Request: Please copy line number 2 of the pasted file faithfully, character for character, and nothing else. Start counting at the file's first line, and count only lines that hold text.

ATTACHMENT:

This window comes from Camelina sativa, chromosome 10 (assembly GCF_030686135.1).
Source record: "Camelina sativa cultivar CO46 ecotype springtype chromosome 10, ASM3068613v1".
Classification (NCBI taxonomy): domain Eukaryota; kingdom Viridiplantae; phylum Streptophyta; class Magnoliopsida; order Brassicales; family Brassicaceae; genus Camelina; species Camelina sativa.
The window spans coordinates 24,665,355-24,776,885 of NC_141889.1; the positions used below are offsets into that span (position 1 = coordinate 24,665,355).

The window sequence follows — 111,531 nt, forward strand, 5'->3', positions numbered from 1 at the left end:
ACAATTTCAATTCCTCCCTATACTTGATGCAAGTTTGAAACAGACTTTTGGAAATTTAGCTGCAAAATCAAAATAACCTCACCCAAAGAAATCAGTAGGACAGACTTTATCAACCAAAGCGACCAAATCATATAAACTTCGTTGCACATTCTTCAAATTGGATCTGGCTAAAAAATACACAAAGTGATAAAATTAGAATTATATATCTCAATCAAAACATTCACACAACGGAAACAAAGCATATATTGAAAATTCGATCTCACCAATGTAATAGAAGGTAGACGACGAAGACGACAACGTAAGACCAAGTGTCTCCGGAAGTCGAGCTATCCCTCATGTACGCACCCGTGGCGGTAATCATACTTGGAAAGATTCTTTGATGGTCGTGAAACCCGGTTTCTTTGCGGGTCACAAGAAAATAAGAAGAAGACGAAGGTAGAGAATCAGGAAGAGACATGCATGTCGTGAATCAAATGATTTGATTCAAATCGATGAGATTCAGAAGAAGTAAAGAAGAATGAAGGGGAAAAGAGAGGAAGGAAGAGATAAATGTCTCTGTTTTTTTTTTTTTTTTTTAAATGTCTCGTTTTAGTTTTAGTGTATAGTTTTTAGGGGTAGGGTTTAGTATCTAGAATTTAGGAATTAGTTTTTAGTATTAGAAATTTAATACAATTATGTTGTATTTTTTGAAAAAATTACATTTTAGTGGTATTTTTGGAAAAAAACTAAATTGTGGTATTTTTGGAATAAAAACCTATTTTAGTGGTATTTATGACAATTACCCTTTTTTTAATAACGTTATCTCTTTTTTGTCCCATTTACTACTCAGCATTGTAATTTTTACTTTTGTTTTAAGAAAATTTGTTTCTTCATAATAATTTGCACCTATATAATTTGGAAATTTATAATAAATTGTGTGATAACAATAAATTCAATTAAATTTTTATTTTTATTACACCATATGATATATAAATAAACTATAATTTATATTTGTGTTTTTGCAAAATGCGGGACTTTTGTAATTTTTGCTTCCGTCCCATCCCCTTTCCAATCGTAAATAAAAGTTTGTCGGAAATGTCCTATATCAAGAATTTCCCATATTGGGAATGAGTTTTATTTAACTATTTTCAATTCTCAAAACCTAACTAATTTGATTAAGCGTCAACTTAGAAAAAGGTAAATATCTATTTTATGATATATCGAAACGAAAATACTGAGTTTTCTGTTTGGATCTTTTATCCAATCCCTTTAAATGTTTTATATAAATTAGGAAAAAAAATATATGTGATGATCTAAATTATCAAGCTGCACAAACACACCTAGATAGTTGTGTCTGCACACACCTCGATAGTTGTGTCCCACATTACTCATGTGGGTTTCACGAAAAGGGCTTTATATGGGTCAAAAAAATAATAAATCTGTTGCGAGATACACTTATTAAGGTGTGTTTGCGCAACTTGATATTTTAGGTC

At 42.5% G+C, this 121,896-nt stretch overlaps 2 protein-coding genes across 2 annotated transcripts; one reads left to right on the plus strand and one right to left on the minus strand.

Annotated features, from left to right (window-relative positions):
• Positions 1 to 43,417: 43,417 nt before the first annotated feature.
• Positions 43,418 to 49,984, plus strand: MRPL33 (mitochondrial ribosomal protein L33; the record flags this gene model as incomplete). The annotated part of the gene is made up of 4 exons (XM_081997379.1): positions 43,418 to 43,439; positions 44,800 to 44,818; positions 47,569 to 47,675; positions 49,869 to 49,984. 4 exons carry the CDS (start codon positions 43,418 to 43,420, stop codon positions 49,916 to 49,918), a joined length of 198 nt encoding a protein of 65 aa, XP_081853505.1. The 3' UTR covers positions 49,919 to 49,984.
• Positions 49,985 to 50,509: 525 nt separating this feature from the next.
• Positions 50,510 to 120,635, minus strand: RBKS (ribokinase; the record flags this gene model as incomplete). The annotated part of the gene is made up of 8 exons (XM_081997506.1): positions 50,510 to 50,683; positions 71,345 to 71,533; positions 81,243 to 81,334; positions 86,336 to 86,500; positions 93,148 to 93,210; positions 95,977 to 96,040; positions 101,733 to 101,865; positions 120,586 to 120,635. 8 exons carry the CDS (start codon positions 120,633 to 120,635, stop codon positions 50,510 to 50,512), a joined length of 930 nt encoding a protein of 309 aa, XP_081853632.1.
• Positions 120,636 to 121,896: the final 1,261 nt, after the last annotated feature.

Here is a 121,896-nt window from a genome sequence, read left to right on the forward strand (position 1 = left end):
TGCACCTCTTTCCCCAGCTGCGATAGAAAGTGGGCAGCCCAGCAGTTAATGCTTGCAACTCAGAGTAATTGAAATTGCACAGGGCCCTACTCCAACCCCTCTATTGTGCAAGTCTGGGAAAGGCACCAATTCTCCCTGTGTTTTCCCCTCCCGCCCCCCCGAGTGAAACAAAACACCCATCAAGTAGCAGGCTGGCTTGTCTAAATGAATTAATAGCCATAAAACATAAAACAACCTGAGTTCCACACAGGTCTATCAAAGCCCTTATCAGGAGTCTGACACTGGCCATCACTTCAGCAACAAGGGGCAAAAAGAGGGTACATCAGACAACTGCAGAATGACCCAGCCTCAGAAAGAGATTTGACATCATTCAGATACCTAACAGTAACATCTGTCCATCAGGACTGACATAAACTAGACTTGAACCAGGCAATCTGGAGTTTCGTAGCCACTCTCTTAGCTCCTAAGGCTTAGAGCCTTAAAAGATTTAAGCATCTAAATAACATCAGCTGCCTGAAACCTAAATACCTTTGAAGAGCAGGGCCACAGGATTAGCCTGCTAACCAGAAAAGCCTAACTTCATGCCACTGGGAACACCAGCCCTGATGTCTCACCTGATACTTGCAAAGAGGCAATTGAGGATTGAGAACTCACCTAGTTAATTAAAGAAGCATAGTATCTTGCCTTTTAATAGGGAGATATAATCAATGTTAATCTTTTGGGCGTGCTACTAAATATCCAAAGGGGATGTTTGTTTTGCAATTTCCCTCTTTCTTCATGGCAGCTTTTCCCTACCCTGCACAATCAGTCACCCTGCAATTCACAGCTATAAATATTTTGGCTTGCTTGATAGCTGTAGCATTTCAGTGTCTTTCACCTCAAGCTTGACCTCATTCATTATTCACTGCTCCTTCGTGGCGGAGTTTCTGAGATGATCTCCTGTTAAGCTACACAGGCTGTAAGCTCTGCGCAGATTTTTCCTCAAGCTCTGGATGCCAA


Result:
Source record: "Camelina sativa cultivar CO46 ecotype springtype chromosome 10, ASM3068613v1".